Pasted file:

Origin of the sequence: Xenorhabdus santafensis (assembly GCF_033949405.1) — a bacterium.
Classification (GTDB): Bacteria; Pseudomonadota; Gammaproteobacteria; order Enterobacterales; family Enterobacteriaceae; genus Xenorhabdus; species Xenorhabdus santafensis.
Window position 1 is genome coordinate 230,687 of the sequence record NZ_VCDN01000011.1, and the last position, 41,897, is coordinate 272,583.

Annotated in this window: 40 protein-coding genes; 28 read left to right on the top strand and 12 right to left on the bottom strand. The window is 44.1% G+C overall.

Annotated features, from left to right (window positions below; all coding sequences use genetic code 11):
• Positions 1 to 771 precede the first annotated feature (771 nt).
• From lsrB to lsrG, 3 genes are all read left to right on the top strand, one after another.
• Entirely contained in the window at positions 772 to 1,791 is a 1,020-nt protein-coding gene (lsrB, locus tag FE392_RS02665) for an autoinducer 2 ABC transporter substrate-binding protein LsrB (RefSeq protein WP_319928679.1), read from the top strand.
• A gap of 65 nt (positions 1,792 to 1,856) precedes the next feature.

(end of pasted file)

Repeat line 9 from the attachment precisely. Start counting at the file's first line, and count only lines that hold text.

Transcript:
• A gap of 65 nt (positions 1,792 to 1,856) precedes the next feature.